09 May What is the healthiest way to fast during Ramadan?
The holy month of Ramadan is upon us. As much as it is a celebratory occasion, most of us dread the effects of fasting during the day on our body, mind and mood. This is especially true and even more pronounced this year as Ramadan is during the summer. So how can we take advantage of Ramadan to lead the way to the popular and trendy diet of intermittent fasting? Dr Rami, one of our Health at Hand doctors tells us more and has recorded his top tips in a short video. Scroll down and let us know your thoughts!
One of the major benefits of fasting during Ramadan is to understand and experience how the less fortunate and needy live with limited or no access to food and water. Muslims do not eat or drink anything from sunrise to sunset everyday during the Holy month, not even water!
I am sure that most of us, at some point, have heard or read about Intermittent Fasting. For those who haven’t, just like fasting, intermittent fasting is the restriction of calorie intake for extended periods of time with the goal of losing weight and maintaining a healthy BMI. One difference between Intermittent Fasting and Ramadan Fasting is that during Intermittent Fasting you can consume fluids and small snacks during the fasting period.
Intermittent Fasting is not a fad diet, it has shown very promising results in many health areas such as losing weight and even preventing heart attacks.
BUT there is a catch.
Like we mentioned earlier, it has to be done right. Intermittent Fasting and Ramadan Fasting are not for every one, that’s why even for Muslims if your body cannot tolerate it for any health related reason you are allowed and actually encouraged to not fast.
Listen to your body and to your doctor. If you have any chronic medical conditions such as hypertension or diabetes, consult your family physician before you plan to observe fasting.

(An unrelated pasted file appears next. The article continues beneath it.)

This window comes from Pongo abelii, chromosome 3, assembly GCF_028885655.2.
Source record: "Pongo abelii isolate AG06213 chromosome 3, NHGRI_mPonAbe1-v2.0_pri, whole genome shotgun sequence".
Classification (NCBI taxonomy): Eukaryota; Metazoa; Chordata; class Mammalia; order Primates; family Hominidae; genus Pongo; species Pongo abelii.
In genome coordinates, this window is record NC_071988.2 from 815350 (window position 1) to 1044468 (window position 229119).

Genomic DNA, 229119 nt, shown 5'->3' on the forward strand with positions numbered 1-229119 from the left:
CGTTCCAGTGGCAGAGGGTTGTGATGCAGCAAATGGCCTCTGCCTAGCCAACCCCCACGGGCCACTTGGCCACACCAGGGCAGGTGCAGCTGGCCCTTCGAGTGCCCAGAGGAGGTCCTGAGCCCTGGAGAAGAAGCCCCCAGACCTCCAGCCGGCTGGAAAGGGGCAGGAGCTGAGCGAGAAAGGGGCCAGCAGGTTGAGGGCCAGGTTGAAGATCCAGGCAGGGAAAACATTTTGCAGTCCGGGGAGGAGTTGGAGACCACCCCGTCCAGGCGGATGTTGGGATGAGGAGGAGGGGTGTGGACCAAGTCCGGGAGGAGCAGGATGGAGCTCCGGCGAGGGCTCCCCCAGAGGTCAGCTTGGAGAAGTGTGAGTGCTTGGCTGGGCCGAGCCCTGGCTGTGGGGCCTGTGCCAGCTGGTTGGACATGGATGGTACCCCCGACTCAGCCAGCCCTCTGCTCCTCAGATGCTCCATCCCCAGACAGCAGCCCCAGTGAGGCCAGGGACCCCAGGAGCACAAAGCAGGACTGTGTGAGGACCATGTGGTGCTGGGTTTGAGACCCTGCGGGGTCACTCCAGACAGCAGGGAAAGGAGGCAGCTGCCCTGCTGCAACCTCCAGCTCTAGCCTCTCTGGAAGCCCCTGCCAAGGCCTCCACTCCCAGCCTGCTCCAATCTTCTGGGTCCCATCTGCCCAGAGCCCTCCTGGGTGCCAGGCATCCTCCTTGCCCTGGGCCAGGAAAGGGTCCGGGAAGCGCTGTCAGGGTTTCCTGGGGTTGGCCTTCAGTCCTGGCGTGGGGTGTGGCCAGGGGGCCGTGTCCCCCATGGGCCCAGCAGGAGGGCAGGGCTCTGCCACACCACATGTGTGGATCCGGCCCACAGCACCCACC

Key things to follow if you are Intermittent Fasting or fasting during Ramadan
If you do not have any medical conditions here are some tips that you need to know for Intermittent Fasting or Ramadan Fasting:
It all starts on the evening before
Your last supper:
Since, you will be fasting for a long period of time the next day, make sure your last meal of the day is well balanced.
During Ramadan, the last meal of the day is called Suhoor. It is customary for Muslims to delay it as possible, some Muslims even wake up just before sunrise to eat in preparation for the fasting day ahead. There is no recommended time for the last meal of the day however it is not recommended to have heavy meals or meals that are high in salt content. Meals that are high in salt content will make you thirsty afterwards and make the fasting even more difficult.
It is recommended to have a well balanced meal with lots of vegetables and juicy fruits. Dates are especially very popular in Ramadan because of their high calorie content and relatively low sugar and salt content thus making them ideal as backup fuels for the fasting day.
Make sure you have enough sleep the night before you wake up. We do not recommend interrupting your sleep to wake up and eat in preparation for fasting. A full 8 hours of sleep is necessary for the body to go through changes and demonstrate the benefits achieved from fasting, Intermittent Fasting or Ramadan Fasting. Whether it is losing weight or building muscle, sleep is of utmost importance.
During the day:
The first thing that most of us think about when we wake up during fasting is drinking water. There are many ways to prevent thirst during the day without having to drink water. Start your day with a cool shower, wear light and bright clothes to reflect heat and make sure you are well shaded and cool at all times. This is not an issue here in Dubai, but be extra conscious about it when you are fasting.
If you are observing Intermittent Fasting make sure you stay hydrated by drinking a lot of water and having small juicy snacks such a fruit salads or vegetables. You can also consume caffeine but without sugar, as adding sugar negates the whole intended effect of Intermittent Fasting.
When breaking your fast
It is customary for Muslims to break their fasts with either a date or a sip of water and then proceed to regular starters such as soup or salads. It has been proven to be optimum to break your fast with subtle sugary juices as it preps your body for the relatively higher calorie intake to come. As with a regular diet, it is not recommended to have foods that are deep fried or high in salt content. Moderation is key, and even though after a long day of fasting you think you could eat a whole a cow that is usually not the case so don’t rush to open buffets to fill up your plates and end up eating more than needed or even worse, throwing that extra food away.
Ramadan is a great opportunity for all of us to reap a lot of benefits spiritually and physically. Take that chance to do more good for yourself and for your community as well.